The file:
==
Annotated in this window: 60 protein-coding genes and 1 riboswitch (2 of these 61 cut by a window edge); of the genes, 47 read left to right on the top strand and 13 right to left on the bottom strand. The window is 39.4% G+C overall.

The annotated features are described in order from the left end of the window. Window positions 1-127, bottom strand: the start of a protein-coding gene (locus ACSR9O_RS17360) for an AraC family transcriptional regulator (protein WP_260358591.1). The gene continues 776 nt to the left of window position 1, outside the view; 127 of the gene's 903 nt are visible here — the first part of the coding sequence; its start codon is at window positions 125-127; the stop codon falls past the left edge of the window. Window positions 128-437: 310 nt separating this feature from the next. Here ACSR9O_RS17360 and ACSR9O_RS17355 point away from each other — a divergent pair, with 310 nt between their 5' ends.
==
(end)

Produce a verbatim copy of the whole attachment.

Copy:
Annotated in this window: 60 protein-coding genes and 1 riboswitch (2 of these 61 cut by a window edge); of the genes, 47 read left to right on the top strand and 13 right to left on the bottom strand. The window is 39.4% G+C overall.

The annotated features are described in order from the left end of the window. Window positions 1-127, bottom strand: the start of a protein-coding gene (locus ACSR9O_RS17360) for an AraC family transcriptional regulator (protein WP_260358591.1). The gene continues 776 nt to the left of window position 1, outside the view; 127 of the gene's 903 nt are visible here — the first part of the coding sequence; its start codon is at window positions 125-127; the stop codon falls past the left edge of the window. Window positions 128-437: 310 nt separating this feature from the next. Here ACSR9O_RS17360 and ACSR9O_RS17355 point away from each other — a divergent pair, with 310 nt between their 5' ends.